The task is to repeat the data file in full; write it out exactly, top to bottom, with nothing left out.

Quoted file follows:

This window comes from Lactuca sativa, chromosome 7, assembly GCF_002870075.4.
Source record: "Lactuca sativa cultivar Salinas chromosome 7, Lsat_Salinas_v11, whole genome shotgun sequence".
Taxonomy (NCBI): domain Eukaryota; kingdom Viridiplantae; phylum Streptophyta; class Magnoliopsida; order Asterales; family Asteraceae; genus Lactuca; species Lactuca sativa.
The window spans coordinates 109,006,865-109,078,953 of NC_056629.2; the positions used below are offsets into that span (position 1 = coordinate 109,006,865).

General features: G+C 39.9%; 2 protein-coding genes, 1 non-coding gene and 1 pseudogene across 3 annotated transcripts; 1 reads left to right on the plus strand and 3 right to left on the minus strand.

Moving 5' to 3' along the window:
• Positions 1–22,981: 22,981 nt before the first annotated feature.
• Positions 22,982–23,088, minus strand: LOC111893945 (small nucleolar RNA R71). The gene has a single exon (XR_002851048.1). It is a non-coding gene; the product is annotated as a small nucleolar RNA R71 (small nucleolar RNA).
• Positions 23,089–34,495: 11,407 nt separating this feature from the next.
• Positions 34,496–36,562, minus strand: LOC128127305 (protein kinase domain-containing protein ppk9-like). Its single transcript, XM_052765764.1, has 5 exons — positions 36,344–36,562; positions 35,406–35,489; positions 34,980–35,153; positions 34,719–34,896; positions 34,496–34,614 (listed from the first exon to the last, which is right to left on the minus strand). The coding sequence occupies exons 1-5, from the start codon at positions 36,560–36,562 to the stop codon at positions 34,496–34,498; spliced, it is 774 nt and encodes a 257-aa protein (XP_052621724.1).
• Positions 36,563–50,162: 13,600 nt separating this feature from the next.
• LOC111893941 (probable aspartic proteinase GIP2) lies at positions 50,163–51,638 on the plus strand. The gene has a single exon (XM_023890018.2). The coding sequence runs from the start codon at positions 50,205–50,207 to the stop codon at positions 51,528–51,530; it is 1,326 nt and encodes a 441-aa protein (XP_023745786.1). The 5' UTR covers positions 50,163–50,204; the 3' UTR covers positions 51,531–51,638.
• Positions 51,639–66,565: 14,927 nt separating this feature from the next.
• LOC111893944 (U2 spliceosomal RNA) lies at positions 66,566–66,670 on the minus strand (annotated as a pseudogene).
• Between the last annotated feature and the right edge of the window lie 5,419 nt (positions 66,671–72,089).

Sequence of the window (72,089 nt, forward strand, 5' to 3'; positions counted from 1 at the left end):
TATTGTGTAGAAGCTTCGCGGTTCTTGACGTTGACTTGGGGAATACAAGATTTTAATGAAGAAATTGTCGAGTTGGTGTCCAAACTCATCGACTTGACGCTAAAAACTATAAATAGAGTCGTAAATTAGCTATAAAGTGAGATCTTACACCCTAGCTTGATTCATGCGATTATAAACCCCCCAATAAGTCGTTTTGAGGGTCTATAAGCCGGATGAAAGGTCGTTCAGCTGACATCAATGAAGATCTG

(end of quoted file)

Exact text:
This window comes from Lactuca sativa, chromosome 7, assembly GCF_002870075.4.
Source record: "Lactuca sativa cultivar Salinas chromosome 7, Lsat_Salinas_v11, whole genome shotgun sequence".
Taxonomy (NCBI): domain Eukaryota; kingdom Viridiplantae; phylum Streptophyta; class Magnoliopsida; order Asterales; family Asteraceae; genus Lactuca; species Lactuca sativa.
The window spans coordinates 109,006,865-109,078,953 of NC_056629.2; the positions used below are offsets into that span (position 1 = coordinate 109,006,865).

General features: G+C 39.9%; 2 protein-coding genes, 1 non-coding gene and 1 pseudogene across 3 annotated transcripts; 1 reads left to right on the plus strand and 3 right to left on the minus strand.

Moving 5' to 3' along the window:
• Positions 1–22,981: 22,981 nt before the first annotated feature.
• Positions 22,982–23,088, minus strand: LOC111893945 (small nucleolar RNA R71). The gene has a single exon (XR_002851048.1). It is a non-coding gene; the product is annotated as a small nucleolar RNA R71 (small nucleolar RNA).
• Positions 23,089–34,495: 11,407 nt separating this feature from the next.
• Positions 34,496–36,562, minus strand: LOC128127305 (protein kinase domain-containing protein ppk9-like). Its single transcript, XM_052765764.1, has 5 exons — positions 36,344–36,562; positions 35,406–35,489; positions 34,980–35,153; positions 34,719–34,896; positions 34,496–34,614 (listed from the first exon to the last, which is right to left on the minus strand). The coding sequence occupies exons 1-5, from the start codon at positions 36,560–36,562 to the stop codon at positions 34,496–34,498; spliced, it is 774 nt and encodes a 257-aa protein (XP_052621724.1).
• Positions 36,563–50,162: 13,600 nt separating this feature from the next.
• LOC111893941 (probable aspartic proteinase GIP2) lies at positions 50,163–51,638 on the plus strand. The gene has a single exon (XM_023890018.2). The coding sequence runs from the start codon at positions 50,205–50,207 to the stop codon at positions 51,528–51,530; it is 1,326 nt and encodes a 441-aa protein (XP_023745786.1). The 5' UTR covers positions 50,163–50,204; the 3' UTR covers positions 51,531–51,638.
• Positions 51,639–66,565: 14,927 nt separating this feature from the next.
• LOC111893944 (U2 spliceosomal RNA) lies at positions 66,566–66,670 on the minus strand (annotated as a pseudogene).
• Between the last annotated feature and the right edge of the window lie 5,419 nt (positions 66,671–72,089).

Sequence of the window (72,089 nt, forward strand, 5' to 3'; positions counted from 1 at the left end):
TATTGTGTAGAAGCTTCGCGGTTCTTGACGTTGACTTGGGGAATACAAGATTTTAATGAAGAAATTGTCGAGTTGGTGTCCAAACTCATCGACTTGACGCTAAAAACTATAAATAGAGTCGTAAATTAGCTATAAAGTGAGATCTTACACCCTAGCTTGATTCATGCGATTATAAACCCCCCAATAAGTCGTTTTGAGGGTCTATAAGCCGGATGAAAGGTCGTTCAGCTGACATCAATGAAGATCTG